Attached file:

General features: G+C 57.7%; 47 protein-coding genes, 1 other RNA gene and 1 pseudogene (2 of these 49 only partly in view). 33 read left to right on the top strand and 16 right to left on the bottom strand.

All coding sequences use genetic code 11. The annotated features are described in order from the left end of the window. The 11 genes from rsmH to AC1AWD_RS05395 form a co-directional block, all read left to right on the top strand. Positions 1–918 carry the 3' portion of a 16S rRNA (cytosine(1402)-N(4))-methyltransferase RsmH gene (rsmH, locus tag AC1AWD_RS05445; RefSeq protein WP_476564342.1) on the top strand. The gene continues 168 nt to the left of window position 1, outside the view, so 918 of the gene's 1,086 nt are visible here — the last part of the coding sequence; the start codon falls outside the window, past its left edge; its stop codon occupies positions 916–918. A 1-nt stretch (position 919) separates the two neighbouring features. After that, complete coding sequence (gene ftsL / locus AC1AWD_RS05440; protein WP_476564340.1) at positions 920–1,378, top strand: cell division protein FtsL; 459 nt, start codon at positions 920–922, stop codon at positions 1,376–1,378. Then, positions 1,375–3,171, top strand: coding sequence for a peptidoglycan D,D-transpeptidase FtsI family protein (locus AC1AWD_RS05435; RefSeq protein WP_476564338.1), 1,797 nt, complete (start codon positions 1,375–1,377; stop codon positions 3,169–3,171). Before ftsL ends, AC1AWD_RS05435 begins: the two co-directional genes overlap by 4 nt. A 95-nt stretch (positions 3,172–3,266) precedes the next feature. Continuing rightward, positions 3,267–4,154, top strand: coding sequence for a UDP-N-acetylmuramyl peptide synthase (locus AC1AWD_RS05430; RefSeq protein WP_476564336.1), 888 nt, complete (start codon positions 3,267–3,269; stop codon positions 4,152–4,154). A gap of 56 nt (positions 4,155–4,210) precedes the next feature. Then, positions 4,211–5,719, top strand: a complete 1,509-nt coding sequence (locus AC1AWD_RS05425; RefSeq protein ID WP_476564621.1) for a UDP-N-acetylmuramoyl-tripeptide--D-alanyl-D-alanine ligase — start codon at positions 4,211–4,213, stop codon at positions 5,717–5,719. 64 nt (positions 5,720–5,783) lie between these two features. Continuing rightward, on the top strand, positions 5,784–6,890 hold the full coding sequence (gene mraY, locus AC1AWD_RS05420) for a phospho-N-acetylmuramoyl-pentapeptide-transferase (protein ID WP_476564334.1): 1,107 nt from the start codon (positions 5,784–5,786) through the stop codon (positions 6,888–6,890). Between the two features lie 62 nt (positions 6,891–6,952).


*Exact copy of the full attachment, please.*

General features: G+C 57.7%; 47 protein-coding genes, 1 other RNA gene and 1 pseudogene (2 of these 49 only partly in view). 33 read left to right on the top strand and 16 right to left on the bottom strand.

All coding sequences use genetic code 11. The annotated features are described in order from the left end of the window. The 11 genes from rsmH to AC1AWD_RS05395 form a co-directional block, all read left to right on the top strand. Positions 1–918 carry the 3' portion of a 16S rRNA (cytosine(1402)-N(4))-methyltransferase RsmH gene (rsmH, locus tag AC1AWD_RS05445; RefSeq protein WP_476564342.1) on the top strand. The gene continues 168 nt to the left of window position 1, outside the view, so 918 of the gene's 1,086 nt are visible here — the last part of the coding sequence; the start codon falls outside the window, past its left edge; its stop codon occupies positions 916–918. A 1-nt stretch (position 919) separates the two neighbouring features. After that, complete coding sequence (gene ftsL / locus AC1AWD_RS05440; protein WP_476564340.1) at positions 920–1,378, top strand: cell division protein FtsL; 459 nt, start codon at positions 920–922, stop codon at positions 1,376–1,378. Then, positions 1,375–3,171, top strand: coding sequence for a peptidoglycan D,D-transpeptidase FtsI family protein (locus AC1AWD_RS05435; RefSeq protein WP_476564338.1), 1,797 nt, complete (start codon positions 1,375–1,377; stop codon positions 3,169–3,171). Before ftsL ends, AC1AWD_RS05435 begins: the two co-directional genes overlap by 4 nt. A 95-nt stretch (positions 3,172–3,266) precedes the next feature. Continuing rightward, positions 3,267–4,154, top strand: coding sequence for a UDP-N-acetylmuramyl peptide synthase (locus AC1AWD_RS05430; RefSeq protein WP_476564336.1), 888 nt, complete (start codon positions 3,267–3,269; stop codon positions 4,152–4,154). A gap of 56 nt (positions 4,155–4,210) precedes the next feature. Then, positions 4,211–5,719, top strand: a complete 1,509-nt coding sequence (locus AC1AWD_RS05425; RefSeq protein ID WP_476564621.1) for a UDP-N-acetylmuramoyl-tripeptide--D-alanyl-D-alanine ligase — start codon at positions 4,211–4,213, stop codon at positions 5,717–5,719. 64 nt (positions 5,720–5,783) lie between these two features. Continuing rightward, on the top strand, positions 5,784–6,890 hold the full coding sequence (gene mraY, locus AC1AWD_RS05420) for a phospho-N-acetylmuramoyl-pentapeptide-transferase (protein ID WP_476564334.1): 1,107 nt from the start codon (positions 5,784–5,786) through the stop codon (positions 6,888–6,890). Between the two features lie 62 nt (positions 6,891–6,952).